As I wrote in my recent book, Fly-Casting Finesse, Sasha taught me a technique to form a floating tension loop in the fly line as a speed controller and indicator for nymphing. Let’s say you make a cast quartering upstream at a 45 degree angle. As soon as it lands, you snap a loop downstream, then mend upstream to form a “U” or “V” shaped loop on the water. The loop should be downstream of the fly and leader and under tension, so the surface current pulls the loop and you can see what’s happening to the fly. As it floats downstream, snap out more line to the rod leg of the loop, so nothing drags. 

The tighter and smaller the loop created, the slower it will float downstream. The wider the loop, the faster it will be pulled by the current. The loop size you create in this mend is governed by the same mechanics as in a cast.

The three of us spent a few days fishing after the gathering. The first afternoon, there was no perceptible hatch when we arrived but saw a big fish rising near the other bank. I tied-on a hopper fly and caught it with the river keeper watching me. There was a nice olive hatch toward dark and we all caught a few fish. 

The next morning, Sasha was fishing within sight downstream of me and Paul was on the move, much further down. I caught a couple fish in the deeply flowing river on a BH Pheasant Tail and had one rainbow I estimated around 2 kilos, break a tippet that was too light on a jump. I never saw Sasha unleash his net. Toward dark, Paul walked back upstream to me and told me he caught some nice fish. Paul likes to change flies and use a streamer at dark if there’s no hatch occurring. I asked him how Sasha did and he said, oh, he caught five fish. I looked at him incredulously but later learned how deadly Sasha could be.

Last July, a few years after my first trip, Sasha, Paul and I went to a new waterway in Croatia for a day of fishing. Over breakfast, Sasha and I caught-up and shared we both read Daniel’s book and found it very informative. Sasha said, yes, it contains all the dirty secrets! On this trip Paul also added that the best way to get a nymph to sink fast is to make a Collapse Cast. Paul attributes this cast to Herb Spannagl of New Zealand and describes how to make it: You can do this cast by making a high backcast and making your forward cast trajectory too low, thus making the leader crash without opening. The nymph sinks faster with a piled leader instead of a straight one. Paul also advocates as thin and long a tippet as you can get away with, because it has less water resistance and sinks faster. My leader was two meters long and 6X, or .13mm diameter. Paul was using a French Leader this day and has been using one whenever possible to fully learn its potential.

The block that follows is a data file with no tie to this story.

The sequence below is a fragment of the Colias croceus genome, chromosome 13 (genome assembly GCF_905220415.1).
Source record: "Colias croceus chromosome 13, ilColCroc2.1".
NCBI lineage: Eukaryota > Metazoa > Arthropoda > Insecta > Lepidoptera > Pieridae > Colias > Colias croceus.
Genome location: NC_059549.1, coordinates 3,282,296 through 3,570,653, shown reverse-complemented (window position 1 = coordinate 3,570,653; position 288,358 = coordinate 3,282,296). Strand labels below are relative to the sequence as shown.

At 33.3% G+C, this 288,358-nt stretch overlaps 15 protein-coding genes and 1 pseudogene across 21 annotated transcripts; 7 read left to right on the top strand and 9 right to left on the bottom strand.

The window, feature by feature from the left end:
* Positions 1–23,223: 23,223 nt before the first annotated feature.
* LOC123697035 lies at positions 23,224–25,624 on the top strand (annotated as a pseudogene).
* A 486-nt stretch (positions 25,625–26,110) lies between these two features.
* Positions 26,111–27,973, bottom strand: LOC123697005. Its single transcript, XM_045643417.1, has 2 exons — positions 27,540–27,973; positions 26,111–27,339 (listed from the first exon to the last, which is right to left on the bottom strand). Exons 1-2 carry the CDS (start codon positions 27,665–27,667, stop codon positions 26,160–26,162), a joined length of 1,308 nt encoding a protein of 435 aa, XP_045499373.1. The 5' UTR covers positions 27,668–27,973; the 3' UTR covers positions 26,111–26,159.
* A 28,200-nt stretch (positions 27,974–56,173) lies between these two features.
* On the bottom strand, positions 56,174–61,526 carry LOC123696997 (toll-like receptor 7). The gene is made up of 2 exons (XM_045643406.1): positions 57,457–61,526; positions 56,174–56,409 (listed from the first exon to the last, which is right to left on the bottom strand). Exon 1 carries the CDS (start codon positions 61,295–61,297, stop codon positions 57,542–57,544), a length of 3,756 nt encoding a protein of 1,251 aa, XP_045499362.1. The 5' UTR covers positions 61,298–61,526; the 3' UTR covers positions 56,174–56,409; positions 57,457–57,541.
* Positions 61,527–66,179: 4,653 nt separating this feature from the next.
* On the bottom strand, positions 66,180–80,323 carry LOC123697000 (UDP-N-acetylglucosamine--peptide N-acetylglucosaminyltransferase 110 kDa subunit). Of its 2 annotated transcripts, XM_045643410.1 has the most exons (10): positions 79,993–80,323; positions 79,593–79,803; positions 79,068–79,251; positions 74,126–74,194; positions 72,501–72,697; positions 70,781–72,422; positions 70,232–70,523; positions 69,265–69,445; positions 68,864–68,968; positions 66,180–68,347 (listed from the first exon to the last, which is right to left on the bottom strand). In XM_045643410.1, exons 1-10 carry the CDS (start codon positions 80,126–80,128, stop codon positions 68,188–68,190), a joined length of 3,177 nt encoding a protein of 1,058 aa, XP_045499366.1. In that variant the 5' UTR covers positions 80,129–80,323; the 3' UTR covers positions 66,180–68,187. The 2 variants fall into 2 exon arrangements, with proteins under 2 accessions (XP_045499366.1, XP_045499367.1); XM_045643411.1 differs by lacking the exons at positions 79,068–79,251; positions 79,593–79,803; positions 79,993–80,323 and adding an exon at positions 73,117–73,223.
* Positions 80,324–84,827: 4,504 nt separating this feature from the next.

[To my knowledge, Herb was the first to write about the Collapsed Cast however I’m quite sure that the Balkan fly fishers came to use this technique by themselves and were using the technique a long time before ~ Paul]

Sasha said today’s fishing spot was going to be challenging and he’s seen people fish it for five days without catching anything! The waterway we were about to fish was actually a manmade canal averaging two meters deep! Its banks are so steep, it’s unwadable. All fishing is done from shore. Its only inhabitants are stocked rainbows and their main food source is the scud. According to my hosts, this water does not have any mayfly hatches. Since I didn’t see a single fish rise, even to midges or terrestrials, I agreed nymphs or streamers were the best way to successfully fish this water.

Paul led the way upstream and started fishing and Sasha gave me a review of his loop technique, gave me one of his special scud flies and a few split-shot. He emphasized that you should select a heavy enough fly and split-shot (if necessary), to only reach the depth of the fish within a meter upstream of it. That way, you minimize the chance of snagging weeds or bottom. 

He wished me luck and marched upstream to scout for big fish. I spotted a decent practice fish and started fishing. I caught that one and a couple more and then I was ready. I walked slowly upstream on the roadbed above the canal until I spotted a really nice ‘bow. I made a shore reference for the fish’s position and walked further upstream unseen to make my presentation. I made two tries but couldn’t see the fish in the sun’s glare, until it jumped straight up with my fly in its mouth on the third try!

It took off downstream and I followed at a near run. Paul and Sasha knew the fish and came running to watch. It stopped about 100 meters downstream, turned and made a few short runs and Sasha said, “Fight it another five minutes, it’s not ready!” but I knew I could end the fight then. Using the current, I led it downstream right onto some submerged weeds along shore and landed it. We took a photo and I told Sasha I enjoyed catching it and was ready for more nymphing lessons. He said, today you graduated! 

Paul caught two big fish on his French leader set-up that day, one of which I photographed for him. He has his sights on using this deadly technique in Canada and the Yellowstone Region in the US in the near future. I hope to be there too.